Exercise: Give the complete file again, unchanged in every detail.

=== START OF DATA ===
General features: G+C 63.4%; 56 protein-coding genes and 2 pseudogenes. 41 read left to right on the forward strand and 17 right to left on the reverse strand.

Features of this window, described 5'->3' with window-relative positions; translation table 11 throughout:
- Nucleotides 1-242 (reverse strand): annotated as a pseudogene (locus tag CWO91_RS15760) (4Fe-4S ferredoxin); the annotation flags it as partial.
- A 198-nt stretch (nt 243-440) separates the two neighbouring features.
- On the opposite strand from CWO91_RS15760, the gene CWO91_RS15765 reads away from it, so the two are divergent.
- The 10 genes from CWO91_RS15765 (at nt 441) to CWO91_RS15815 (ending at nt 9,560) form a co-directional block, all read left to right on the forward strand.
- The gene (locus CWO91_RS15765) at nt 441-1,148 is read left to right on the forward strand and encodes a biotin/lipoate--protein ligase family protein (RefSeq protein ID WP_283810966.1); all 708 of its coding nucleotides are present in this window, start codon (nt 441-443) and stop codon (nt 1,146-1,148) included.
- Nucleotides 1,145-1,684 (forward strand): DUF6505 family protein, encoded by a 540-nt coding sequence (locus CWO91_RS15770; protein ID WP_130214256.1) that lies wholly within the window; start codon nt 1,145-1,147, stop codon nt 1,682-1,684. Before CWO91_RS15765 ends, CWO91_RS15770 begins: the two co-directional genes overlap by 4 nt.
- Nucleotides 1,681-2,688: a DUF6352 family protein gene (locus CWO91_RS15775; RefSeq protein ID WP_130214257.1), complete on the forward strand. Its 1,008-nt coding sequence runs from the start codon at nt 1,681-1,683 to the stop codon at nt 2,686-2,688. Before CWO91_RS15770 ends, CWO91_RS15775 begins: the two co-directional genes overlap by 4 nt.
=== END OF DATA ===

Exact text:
General features: G+C 63.4%; 56 protein-coding genes and 2 pseudogenes. 41 read left to right on the forward strand and 17 right to left on the reverse strand.

Features of this window, described 5'->3' with window-relative positions; translation table 11 throughout:
- Nucleotides 1-242 (reverse strand): annotated as a pseudogene (locus tag CWO91_RS15760) (4Fe-4S ferredoxin); the annotation flags it as partial.
- A 198-nt stretch (nt 243-440) separates the two neighbouring features.
- On the opposite strand from CWO91_RS15760, the gene CWO91_RS15765 reads away from it, so the two are divergent.
- The 10 genes from CWO91_RS15765 (at nt 441) to CWO91_RS15815 (ending at nt 9,560) form a co-directional block, all read left to right on the forward strand.
- The gene (locus CWO91_RS15765) at nt 441-1,148 is read left to right on the forward strand and encodes a biotin/lipoate--protein ligase family protein (RefSeq protein ID WP_283810966.1); all 708 of its coding nucleotides are present in this window, start codon (nt 441-443) and stop codon (nt 1,146-1,148) included.
- Nucleotides 1,145-1,684 (forward strand): DUF6505 family protein, encoded by a 540-nt coding sequence (locus CWO91_RS15770; protein ID WP_130214256.1) that lies wholly within the window; start codon nt 1,145-1,147, stop codon nt 1,682-1,684. Before CWO91_RS15765 ends, CWO91_RS15770 begins: the two co-directional genes overlap by 4 nt.
- Nucleotides 1,681-2,688: a DUF6352 family protein gene (locus CWO91_RS15775; RefSeq protein ID WP_130214257.1), complete on the forward strand. Its 1,008-nt coding sequence runs from the start codon at nt 1,681-1,683 to the stop codon at nt 2,686-2,688. Before CWO91_RS15770 ends, CWO91_RS15775 begins: the two co-directional genes overlap by 4 nt.